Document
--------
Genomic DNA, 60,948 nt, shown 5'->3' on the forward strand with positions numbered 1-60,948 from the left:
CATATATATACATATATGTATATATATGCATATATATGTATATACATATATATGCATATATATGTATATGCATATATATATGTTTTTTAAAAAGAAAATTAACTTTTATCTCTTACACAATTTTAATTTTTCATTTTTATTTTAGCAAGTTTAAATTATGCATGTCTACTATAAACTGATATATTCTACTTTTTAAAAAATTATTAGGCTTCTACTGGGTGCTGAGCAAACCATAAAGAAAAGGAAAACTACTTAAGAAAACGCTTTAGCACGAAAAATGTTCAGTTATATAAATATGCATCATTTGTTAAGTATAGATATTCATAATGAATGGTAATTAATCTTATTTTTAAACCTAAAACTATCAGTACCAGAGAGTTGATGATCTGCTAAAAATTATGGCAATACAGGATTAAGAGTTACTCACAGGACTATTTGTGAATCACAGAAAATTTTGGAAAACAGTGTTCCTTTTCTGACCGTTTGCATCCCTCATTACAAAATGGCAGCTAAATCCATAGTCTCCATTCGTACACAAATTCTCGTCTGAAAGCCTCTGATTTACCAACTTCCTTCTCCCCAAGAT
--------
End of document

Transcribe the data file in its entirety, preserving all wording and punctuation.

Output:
Genomic DNA, 60,948 nt, shown 5'->3' on the forward strand with positions numbered 1-60,948 from the left:
CATATATATACATATATGTATATATATGCATATATATGTATATACATATATATGCATATATATGTATATGCATATATATATGTTTTTTAAAAAGAAAATTAACTTTTATCTCTTACACAATTTTAATTTTTCATTTTTATTTTAGCAAGTTTAAATTATGCATGTCTACTATAAACTGATATATTCTACTTTTTAAAAAATTATTAGGCTTCTACTGGGTGCTGAGCAAACCATAAAGAAAAGGAAAACTACTTAAGAAAACGCTTTAGCACGAAAAATGTTCAGTTATATAAATATGCATCATTTGTTAAGTATAGATATTCATAATGAATGGTAATTAATCTTATTTTTAAACCTAAAACTATCAGTACCAGAGAGTTGATGATCTGCTAAAAATTATGGCAATACAGGATTAAGAGTTACTCACAGGACTATTTGTGAATCACAGAAAATTTTGGAAAACAGTGTTCCTTTTCTGACCGTTTGCATCCCTCATTACAAAATGGCAGCTAAATCCATAGTCTCCATTCGTACACAAATTCTCGTCTGAAAGCCTCTGATTTACCAACTTCCTTCTCCCCAAGAT